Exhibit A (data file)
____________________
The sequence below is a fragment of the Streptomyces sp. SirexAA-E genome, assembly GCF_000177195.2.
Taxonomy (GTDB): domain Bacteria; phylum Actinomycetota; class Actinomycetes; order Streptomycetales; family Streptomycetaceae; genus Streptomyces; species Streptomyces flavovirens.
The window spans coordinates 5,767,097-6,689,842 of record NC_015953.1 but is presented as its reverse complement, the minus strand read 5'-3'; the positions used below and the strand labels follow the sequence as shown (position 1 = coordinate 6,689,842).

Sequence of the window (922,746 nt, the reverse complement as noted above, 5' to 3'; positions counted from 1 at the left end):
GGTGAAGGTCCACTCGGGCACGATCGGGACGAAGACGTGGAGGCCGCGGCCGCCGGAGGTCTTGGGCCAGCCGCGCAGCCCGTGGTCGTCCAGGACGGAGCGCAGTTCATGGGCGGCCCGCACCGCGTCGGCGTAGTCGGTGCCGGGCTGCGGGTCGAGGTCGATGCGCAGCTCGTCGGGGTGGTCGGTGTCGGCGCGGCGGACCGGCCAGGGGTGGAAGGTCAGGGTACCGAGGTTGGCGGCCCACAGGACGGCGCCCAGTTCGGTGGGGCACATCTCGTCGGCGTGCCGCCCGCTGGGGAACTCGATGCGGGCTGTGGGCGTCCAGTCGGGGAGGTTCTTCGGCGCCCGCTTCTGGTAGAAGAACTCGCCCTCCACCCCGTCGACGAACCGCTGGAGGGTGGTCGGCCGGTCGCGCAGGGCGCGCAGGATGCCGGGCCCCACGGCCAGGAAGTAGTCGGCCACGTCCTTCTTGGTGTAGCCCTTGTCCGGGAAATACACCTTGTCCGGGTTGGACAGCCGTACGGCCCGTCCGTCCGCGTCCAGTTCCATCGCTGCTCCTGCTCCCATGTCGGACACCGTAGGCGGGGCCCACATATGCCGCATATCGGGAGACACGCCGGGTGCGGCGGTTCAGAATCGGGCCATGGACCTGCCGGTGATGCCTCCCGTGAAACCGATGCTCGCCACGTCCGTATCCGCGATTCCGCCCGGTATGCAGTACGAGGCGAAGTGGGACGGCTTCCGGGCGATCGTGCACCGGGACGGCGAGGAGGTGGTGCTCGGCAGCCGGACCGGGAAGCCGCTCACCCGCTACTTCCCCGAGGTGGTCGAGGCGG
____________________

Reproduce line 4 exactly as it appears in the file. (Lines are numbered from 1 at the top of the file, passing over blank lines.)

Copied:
Sequence of the window (922,746 nt, the reverse complement as noted above, 5' to 3'; positions counted from 1 at the left end):